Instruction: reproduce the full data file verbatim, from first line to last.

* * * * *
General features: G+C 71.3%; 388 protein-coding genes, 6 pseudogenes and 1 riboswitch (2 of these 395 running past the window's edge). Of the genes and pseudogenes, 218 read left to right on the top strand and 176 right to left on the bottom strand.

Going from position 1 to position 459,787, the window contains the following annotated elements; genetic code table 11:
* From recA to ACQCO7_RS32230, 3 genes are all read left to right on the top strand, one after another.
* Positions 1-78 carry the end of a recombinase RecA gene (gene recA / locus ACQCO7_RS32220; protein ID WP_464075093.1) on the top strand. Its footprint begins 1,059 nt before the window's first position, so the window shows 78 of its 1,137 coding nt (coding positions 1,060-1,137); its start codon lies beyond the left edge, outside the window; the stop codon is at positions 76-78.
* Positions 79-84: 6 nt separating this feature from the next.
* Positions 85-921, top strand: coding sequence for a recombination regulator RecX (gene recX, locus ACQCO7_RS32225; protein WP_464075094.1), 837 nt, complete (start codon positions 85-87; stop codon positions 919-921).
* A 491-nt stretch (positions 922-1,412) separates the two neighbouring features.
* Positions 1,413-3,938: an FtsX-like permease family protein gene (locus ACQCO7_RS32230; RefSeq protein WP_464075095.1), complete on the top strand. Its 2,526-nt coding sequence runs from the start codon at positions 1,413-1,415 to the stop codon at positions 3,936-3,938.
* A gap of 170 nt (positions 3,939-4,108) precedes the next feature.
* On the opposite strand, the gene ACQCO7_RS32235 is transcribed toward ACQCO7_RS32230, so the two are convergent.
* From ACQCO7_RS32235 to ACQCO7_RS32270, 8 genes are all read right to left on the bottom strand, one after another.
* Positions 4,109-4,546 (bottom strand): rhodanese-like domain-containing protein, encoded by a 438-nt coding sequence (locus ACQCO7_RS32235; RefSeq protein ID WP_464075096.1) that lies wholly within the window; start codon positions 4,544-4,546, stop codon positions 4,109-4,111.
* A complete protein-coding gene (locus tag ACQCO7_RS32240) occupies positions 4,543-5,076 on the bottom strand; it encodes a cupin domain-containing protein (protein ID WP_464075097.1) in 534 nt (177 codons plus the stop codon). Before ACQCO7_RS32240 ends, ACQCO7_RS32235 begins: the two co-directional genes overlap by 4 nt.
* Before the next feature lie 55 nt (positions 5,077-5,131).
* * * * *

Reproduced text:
General features: G+C 71.3%; 388 protein-coding genes, 6 pseudogenes and 1 riboswitch (2 of these 395 running past the window's edge). Of the genes and pseudogenes, 218 read left to right on the top strand and 176 right to left on the bottom strand.

Going from position 1 to position 459,787, the window contains the following annotated elements; genetic code table 11:
* From recA to ACQCO7_RS32230, 3 genes are all read left to right on the top strand, one after another.
* Positions 1-78 carry the end of a recombinase RecA gene (gene recA / locus ACQCO7_RS32220; protein ID WP_464075093.1) on the top strand. Its footprint begins 1,059 nt before the window's first position, so the window shows 78 of its 1,137 coding nt (coding positions 1,060-1,137); its start codon lies beyond the left edge, outside the window; the stop codon is at positions 76-78.
* Positions 79-84: 6 nt separating this feature from the next.
* Positions 85-921, top strand: coding sequence for a recombination regulator RecX (gene recX, locus ACQCO7_RS32225; protein WP_464075094.1), 837 nt, complete (start codon positions 85-87; stop codon positions 919-921).
* A 491-nt stretch (positions 922-1,412) separates the two neighbouring features.
* Positions 1,413-3,938: an FtsX-like permease family protein gene (locus ACQCO7_RS32230; RefSeq protein WP_464075095.1), complete on the top strand. Its 2,526-nt coding sequence runs from the start codon at positions 1,413-1,415 to the stop codon at positions 3,936-3,938.
* A gap of 170 nt (positions 3,939-4,108) precedes the next feature.
* On the opposite strand, the gene ACQCO7_RS32235 is transcribed toward ACQCO7_RS32230, so the two are convergent.
* From ACQCO7_RS32235 to ACQCO7_RS32270, 8 genes are all read right to left on the bottom strand, one after another.
* Positions 4,109-4,546 (bottom strand): rhodanese-like domain-containing protein, encoded by a 438-nt coding sequence (locus ACQCO7_RS32235; RefSeq protein ID WP_464075096.1) that lies wholly within the window; start codon positions 4,544-4,546, stop codon positions 4,109-4,111.
* A complete protein-coding gene (locus tag ACQCO7_RS32240) occupies positions 4,543-5,076 on the bottom strand; it encodes a cupin domain-containing protein (protein ID WP_464075097.1) in 534 nt (177 codons plus the stop codon). Before ACQCO7_RS32240 ends, ACQCO7_RS32235 begins: the two co-directional genes overlap by 4 nt.
* Before the next feature lie 55 nt (positions 5,077-5,131).